BOGOTÁ, Colombia – “We want to make drug trafficking in Colombia unworkable.”
That’s how Rodrigo Rivera, Colombia’s minister of Defense, described the main goal of the country’s new Comprehensive Security Policy for Prosperity (PISDP).
Officials want the policy to become a road map in their fight against guerrilla groups, narco-traffickers and gangs.
“We are going to make our region impossible for drug traffickers,” Rivera said during a May 24 media conference. “In a long time, this is the first administration able to propose – with a dose of realism but a high dose of ambition – that the objective is definitely to put an end to these criminal structures.”
Adm. Edgar Augusto Cely, general commander of the armed forces, is confident the policy will work “because one of its pillars is an increase in coordination and integration of the institutions in charge of security. This will allow a broader vision of how to attack the vital points of the criminal organizations that work in Colombia.”
The PISDP also has five other central goals to strengthen the Andean nation’s fight against terrorism:
A substantial improvement in intelligence;
Strengthening of the leadership and control;
Strategic protection of the population;
Strategic application of force;
Respect for human rights and international humanitarian rights.
Thirteen institutions will collaborate and follow 19 strategies and 130 specific actions, according to the PISDP. The policy also is aimed at reducing homicides, kidnappings, extortions, pirating of land and other crimes by 50% by 2025.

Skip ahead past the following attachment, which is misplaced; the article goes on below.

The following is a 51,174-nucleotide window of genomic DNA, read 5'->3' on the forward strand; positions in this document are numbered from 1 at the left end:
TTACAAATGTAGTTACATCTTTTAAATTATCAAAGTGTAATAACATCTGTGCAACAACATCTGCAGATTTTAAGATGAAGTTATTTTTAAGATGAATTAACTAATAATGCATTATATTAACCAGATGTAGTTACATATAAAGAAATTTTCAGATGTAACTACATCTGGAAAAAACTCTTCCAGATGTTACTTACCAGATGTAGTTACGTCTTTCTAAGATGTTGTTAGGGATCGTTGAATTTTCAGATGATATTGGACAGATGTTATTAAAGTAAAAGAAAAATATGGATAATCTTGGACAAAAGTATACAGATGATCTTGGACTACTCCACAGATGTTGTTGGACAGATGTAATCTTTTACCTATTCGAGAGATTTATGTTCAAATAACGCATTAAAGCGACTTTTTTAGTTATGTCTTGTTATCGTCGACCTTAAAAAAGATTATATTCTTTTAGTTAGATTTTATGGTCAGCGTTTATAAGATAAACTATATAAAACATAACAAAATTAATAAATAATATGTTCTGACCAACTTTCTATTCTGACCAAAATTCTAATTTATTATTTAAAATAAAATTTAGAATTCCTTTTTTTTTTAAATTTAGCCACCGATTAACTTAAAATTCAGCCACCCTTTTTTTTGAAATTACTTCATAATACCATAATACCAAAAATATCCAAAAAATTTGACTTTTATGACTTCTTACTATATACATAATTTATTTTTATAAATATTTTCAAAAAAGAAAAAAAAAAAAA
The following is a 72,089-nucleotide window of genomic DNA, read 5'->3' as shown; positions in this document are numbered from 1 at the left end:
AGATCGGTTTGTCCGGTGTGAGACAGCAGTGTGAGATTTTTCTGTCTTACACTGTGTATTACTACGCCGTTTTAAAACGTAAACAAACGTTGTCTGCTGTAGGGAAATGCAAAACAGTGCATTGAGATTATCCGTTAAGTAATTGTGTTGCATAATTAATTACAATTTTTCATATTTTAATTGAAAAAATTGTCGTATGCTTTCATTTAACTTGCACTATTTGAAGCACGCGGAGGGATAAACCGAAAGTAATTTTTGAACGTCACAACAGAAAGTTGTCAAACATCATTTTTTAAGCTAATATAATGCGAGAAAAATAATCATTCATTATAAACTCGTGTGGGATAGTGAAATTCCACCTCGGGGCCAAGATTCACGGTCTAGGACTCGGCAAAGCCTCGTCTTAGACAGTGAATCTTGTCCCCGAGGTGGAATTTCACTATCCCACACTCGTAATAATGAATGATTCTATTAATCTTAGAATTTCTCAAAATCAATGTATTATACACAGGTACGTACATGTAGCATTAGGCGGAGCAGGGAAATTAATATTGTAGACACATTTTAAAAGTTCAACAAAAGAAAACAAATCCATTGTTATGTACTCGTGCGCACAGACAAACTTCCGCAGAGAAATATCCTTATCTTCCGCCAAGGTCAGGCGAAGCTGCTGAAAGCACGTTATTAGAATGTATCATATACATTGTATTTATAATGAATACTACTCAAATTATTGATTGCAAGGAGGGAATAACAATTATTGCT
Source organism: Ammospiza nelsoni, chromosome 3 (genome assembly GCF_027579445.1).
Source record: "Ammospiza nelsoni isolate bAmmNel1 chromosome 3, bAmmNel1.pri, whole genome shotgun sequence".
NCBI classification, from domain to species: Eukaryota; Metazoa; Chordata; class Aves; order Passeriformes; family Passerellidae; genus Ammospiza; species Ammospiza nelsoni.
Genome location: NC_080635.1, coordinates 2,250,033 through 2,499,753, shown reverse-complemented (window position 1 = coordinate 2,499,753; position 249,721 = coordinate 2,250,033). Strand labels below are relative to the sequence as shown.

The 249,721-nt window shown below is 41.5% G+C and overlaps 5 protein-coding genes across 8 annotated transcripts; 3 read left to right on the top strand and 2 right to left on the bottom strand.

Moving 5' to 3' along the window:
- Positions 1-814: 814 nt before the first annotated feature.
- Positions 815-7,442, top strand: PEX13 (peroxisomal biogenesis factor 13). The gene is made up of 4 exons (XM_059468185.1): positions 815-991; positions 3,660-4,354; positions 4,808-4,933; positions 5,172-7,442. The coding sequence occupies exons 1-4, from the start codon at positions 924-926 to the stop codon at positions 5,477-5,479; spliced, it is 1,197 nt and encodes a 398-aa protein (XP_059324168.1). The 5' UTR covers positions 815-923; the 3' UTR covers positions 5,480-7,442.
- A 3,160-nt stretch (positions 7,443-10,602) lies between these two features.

“The objective of the policy is to ensure that there will be no more criminal gangs in our country,” President Juan Manuel Santos recently told reporters. “We are going to guarantee the upholding of the rule of law, of security and justice in our country and always guarantee respect for human rights.”
Adm. Álvaro Echandía, commander of the Colombian Navy added: “It is important to remind Colombians that the [new] policy will allow us to focus our efforts on the country’s security problems. We have also divided [certain areas] with colors [reflecting] the intensity of our operations. For example, in the red zones, military authorities will be responsible for fighting the Revolutionary Armed Forces of Colombia (FARC). There are also yellow and green zones in which the attacks will be less intensive, but the controls will be an everyday occurrence, therefore we will be watching over the country from every angle. The idea is not just to fight drug trafficking and terrorist groups, but also to fight corruption.”
Iván Camilo Ortiz, a student studying political science at the Universidad Javeriana, said the policy shows the government has accepted the country is mired in an internal conflict.
“It is important that the country’s authorities [fight against] the three terrorist groups that the [new] policy focuses on: the FARC, the ELN and the criminal gangs,” he said.
Echandía said Colombians should report all crimes to officials.